It's spring, and as sporadic rains fall on thirsty California, I am thinking about a certain biblical promise. Found in Hosea, it follows an assurance that God will heal, revive, and raise Israel up again: "He will come to us like the rain, Like the spring rain watering the earth" (NASB).
From a literary perspective, this comparison sounds just right. If God were an element, he'd be rain – soft yet torrential, the only remedy for desperate thirst and drought. But in Hosea's agricultural society, this promise was also literal. Rain was a saving grace, the invaluable resource that allowed crops to grow.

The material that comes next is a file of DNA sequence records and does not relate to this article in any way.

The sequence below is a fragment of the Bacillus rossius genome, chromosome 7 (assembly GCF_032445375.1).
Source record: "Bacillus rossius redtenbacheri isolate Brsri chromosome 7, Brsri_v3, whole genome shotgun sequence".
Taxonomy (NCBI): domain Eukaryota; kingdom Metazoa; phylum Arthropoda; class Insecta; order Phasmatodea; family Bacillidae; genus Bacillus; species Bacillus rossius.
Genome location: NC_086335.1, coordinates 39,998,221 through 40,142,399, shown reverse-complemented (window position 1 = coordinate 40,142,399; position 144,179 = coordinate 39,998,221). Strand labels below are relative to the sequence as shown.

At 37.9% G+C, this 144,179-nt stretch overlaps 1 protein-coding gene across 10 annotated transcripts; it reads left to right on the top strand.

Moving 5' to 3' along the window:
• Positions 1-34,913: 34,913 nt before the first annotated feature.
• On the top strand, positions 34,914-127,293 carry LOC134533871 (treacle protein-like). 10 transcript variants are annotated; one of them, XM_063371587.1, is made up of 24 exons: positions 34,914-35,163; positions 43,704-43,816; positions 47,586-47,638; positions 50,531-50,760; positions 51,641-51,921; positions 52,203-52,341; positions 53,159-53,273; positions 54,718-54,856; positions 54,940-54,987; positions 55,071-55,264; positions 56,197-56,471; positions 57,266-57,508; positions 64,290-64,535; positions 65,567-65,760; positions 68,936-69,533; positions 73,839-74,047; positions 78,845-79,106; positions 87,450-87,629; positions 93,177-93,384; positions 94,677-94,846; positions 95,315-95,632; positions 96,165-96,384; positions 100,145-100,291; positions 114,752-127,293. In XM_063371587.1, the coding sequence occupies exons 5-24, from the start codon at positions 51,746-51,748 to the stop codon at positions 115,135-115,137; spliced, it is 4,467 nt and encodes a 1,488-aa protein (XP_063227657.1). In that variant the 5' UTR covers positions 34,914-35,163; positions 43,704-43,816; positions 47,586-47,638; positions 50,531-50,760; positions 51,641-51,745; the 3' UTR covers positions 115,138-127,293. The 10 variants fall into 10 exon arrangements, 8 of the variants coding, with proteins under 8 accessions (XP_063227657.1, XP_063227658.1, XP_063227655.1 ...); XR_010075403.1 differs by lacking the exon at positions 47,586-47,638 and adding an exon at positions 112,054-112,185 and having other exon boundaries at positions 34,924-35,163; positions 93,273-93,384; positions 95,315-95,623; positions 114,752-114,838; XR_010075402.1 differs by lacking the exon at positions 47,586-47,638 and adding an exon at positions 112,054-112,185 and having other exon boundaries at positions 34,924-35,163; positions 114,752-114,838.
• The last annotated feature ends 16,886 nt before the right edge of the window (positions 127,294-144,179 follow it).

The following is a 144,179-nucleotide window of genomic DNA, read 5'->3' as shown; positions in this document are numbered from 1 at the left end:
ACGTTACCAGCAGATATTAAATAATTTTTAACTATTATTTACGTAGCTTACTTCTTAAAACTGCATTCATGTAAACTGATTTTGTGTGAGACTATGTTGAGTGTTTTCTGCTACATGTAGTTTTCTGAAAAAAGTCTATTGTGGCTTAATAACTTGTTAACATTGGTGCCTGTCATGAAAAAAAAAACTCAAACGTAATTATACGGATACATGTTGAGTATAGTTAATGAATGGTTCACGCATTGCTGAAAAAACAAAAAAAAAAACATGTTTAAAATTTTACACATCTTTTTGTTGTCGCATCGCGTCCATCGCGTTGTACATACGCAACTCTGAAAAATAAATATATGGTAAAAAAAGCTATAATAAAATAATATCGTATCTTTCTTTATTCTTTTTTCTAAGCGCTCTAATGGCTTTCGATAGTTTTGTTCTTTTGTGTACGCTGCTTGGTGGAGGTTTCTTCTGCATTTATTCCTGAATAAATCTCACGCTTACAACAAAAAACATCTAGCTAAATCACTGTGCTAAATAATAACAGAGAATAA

Today, rain still represents survival to rural families in the developing world. Small-scale subsistence farmers stake their lives on agriculture, relying on what they can grow to feed their families, earn an income, and send their kids to school. Armed with few resources, basic elements like water, seeds, and good soil mean the difference between hunger ...1